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Silent Circle's latest app democratizes encryption. Governments won't be happy

Silent Circle's latest app democratizes encryption. Governments won't be happy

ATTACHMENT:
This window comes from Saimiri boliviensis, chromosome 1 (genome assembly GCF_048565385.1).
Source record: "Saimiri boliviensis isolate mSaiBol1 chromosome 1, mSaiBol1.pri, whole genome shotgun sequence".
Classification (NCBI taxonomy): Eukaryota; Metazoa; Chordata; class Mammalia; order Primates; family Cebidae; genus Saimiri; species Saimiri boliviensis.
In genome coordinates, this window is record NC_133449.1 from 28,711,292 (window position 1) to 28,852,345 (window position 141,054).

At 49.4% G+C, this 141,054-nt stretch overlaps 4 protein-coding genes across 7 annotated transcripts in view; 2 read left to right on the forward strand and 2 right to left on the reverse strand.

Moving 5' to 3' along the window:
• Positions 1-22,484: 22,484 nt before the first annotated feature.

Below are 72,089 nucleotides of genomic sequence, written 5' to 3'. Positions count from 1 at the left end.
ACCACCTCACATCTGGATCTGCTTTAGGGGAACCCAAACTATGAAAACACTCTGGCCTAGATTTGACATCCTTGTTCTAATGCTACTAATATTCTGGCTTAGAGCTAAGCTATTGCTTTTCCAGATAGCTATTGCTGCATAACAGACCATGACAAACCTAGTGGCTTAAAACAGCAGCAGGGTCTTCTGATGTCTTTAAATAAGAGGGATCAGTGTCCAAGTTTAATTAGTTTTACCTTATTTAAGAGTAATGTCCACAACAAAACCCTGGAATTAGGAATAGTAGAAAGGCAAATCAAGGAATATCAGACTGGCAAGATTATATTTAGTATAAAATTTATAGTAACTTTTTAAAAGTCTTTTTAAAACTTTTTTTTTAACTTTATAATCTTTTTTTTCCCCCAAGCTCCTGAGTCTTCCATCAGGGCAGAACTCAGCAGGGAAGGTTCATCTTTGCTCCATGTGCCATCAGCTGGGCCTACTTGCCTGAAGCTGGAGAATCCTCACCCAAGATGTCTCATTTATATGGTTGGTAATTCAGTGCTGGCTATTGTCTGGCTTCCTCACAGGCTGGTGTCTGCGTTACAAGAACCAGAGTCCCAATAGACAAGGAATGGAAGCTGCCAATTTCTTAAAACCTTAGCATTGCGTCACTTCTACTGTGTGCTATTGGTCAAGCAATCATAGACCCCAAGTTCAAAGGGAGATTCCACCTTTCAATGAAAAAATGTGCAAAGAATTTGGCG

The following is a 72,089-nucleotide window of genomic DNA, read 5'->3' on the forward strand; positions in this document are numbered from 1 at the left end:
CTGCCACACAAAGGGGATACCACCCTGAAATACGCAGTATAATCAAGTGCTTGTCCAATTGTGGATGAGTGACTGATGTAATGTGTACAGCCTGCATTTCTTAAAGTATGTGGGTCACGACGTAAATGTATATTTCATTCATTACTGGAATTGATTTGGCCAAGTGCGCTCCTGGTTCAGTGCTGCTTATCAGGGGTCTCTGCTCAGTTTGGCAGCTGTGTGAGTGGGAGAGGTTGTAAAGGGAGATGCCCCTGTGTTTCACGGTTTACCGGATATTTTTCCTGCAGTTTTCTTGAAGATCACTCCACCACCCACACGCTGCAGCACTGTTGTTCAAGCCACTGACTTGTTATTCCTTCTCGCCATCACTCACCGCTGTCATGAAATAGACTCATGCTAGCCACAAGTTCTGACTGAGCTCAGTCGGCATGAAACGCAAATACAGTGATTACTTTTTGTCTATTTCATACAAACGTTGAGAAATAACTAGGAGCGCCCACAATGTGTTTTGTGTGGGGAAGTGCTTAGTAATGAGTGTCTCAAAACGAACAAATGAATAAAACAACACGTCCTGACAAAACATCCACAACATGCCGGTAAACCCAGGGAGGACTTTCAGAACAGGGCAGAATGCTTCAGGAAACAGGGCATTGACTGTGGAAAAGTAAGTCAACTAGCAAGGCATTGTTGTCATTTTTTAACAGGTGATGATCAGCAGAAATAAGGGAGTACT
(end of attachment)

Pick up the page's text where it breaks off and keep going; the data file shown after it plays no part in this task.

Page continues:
Courtesy of Silent Circle For the past few months, some of the world’s leading cryptographers have been keeping a closely guarded secret about a pioneering new invention. Today, they’ve decided it’s time to tell all. Ryan Gallagher is a journalist who reports on surveillance, security, and civil liberties. Follow Back in October, the startup tech firm Silent Circle ruffled governments’ feathers with a “surveillance-proof” smartphone app to allow people to make secure phone calls and send texts easily. “This has never been done before,” boasts Mike Janke, Silent Circle’s CEO. True, he’s a businessman with a product to sell—but I think he is right. The technology uses a sophisticated peer-to-peer encryption technique that allows users to send encrypted files of up to 60 megabytes through a “Silent Text” app. By design, Silent Circle’s server infrastructure stores minimal information about its users. The cryptographers behind this innovation may be the only ones who could have pulled it off. Related:  Net Privacy and AnonymityCommunicationComputer Applications astonishing